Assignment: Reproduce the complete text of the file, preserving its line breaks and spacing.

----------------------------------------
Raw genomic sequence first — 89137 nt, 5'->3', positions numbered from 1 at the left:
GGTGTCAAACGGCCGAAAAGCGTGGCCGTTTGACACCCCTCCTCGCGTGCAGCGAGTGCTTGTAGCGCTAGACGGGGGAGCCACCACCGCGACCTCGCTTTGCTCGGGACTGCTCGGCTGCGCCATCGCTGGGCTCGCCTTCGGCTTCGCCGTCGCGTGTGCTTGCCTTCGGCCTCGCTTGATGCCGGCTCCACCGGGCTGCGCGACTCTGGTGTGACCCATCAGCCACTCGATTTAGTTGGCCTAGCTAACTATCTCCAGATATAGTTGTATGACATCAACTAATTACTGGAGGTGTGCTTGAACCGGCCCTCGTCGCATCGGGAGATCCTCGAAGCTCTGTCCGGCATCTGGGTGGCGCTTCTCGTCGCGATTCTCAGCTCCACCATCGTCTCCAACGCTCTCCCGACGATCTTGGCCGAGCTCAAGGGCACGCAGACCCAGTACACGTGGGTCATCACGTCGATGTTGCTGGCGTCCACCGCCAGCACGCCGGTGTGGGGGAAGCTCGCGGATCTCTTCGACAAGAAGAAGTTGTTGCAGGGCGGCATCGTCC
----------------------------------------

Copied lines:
Raw genomic sequence first — 89137 nt, 5'->3', positions numbered from 1 at the left:
GGTGTCAAACGGCCGAAAAGCGTGGCCGTTTGACACCCCTCCTCGCGTGCAGCGAGTGCTTGTAGCGCTAGACGGGGGAGCCACCACCGCGACCTCGCTTTGCTCGGGACTGCTCGGCTGCGCCATCGCTGGGCTCGCCTTCGGCTTCGCCGTCGCGTGTGCTTGCCTTCGGCCTCGCTTGATGCCGGCTCCACCGGGCTGCGCGACTCTGGTGTGACCCATCAGCCACTCGATTTAGTTGGCCTAGCTAACTATCTCCAGATATAGTTGTATGACATCAACTAATTACTGGAGGTGTGCTTGAACCGGCCCTCGTCGCATCGGGAGATCCTCGAAGCTCTGTCCGGCATCTGGGTGGCGCTTCTCGTCGCGATTCTCAGCTCCACCATCGTCTCCAACGCTCTCCCGACGATCTTGGCCGAGCTCAAGGGCACGCAGACCCAGTACACGTGGGTCATCACGTCGATGTTGCTGGCGTCCACCGCCAGCACGCCGGTGTGGGGGAAGCTCGCGGATCTCTTCGACAAGAAGAAGTTGTTGCAGGGCGGCATCGTCC